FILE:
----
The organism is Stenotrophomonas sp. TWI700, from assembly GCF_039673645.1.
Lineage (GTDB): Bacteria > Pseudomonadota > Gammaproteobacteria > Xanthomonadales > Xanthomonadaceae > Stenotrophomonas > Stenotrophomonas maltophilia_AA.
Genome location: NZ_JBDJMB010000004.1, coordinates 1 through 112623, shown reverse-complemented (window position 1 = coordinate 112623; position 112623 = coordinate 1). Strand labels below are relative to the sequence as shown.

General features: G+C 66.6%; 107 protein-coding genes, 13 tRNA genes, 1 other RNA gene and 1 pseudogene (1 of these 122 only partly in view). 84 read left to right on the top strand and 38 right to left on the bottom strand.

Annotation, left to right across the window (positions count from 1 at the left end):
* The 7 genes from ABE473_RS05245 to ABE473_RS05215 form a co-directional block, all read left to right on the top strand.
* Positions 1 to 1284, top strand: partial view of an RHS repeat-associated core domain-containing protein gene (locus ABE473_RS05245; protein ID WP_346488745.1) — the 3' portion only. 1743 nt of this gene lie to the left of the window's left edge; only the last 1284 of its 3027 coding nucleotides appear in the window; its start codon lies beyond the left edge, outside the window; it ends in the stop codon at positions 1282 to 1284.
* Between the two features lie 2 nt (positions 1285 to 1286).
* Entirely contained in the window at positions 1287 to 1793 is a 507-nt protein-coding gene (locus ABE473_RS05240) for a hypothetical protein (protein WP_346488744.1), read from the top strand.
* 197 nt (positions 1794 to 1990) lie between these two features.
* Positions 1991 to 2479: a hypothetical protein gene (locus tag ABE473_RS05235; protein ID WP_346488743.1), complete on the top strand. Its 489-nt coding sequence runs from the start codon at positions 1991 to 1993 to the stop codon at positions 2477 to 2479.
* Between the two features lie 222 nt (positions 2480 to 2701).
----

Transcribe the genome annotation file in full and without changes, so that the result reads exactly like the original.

The organism is Stenotrophomonas sp. TWI700, from assembly GCF_039673645.1.
Lineage (GTDB): Bacteria > Pseudomonadota > Gammaproteobacteria > Xanthomonadales > Xanthomonadaceae > Stenotrophomonas > Stenotrophomonas maltophilia_AA.
Genome location: NZ_JBDJMB010000004.1, coordinates 1 through 112623, shown reverse-complemented (window position 1 = coordinate 112623; position 112623 = coordinate 1). Strand labels below are relative to the sequence as shown.

General features: G+C 66.6%; 107 protein-coding genes, 13 tRNA genes, 1 other RNA gene and 1 pseudogene (1 of these 122 only partly in view). 84 read left to right on the top strand and 38 right to left on the bottom strand.

Annotation, left to right across the window (positions count from 1 at the left end):
* The 7 genes from ABE473_RS05245 to ABE473_RS05215 form a co-directional block, all read left to right on the top strand.
* Positions 1 to 1284, top strand: partial view of an RHS repeat-associated core domain-containing protein gene (locus ABE473_RS05245; protein ID WP_346488745.1) — the 3' portion only. 1743 nt of this gene lie to the left of the window's left edge; only the last 1284 of its 3027 coding nucleotides appear in the window; its start codon lies beyond the left edge, outside the window; it ends in the stop codon at positions 1282 to 1284.
* Between the two features lie 2 nt (positions 1285 to 1286).
* Entirely contained in the window at positions 1287 to 1793 is a 507-nt protein-coding gene (locus ABE473_RS05240) for a hypothetical protein (protein WP_346488744.1), read from the top strand.
* 197 nt (positions 1794 to 1990) lie between these two features.
* Positions 1991 to 2479: a hypothetical protein gene (locus tag ABE473_RS05235; protein ID WP_346488743.1), complete on the top strand. Its 489-nt coding sequence runs from the start codon at positions 1991 to 1993 to the stop codon at positions 2477 to 2479.
* Between the two features lie 222 nt (positions 2480 to 2701).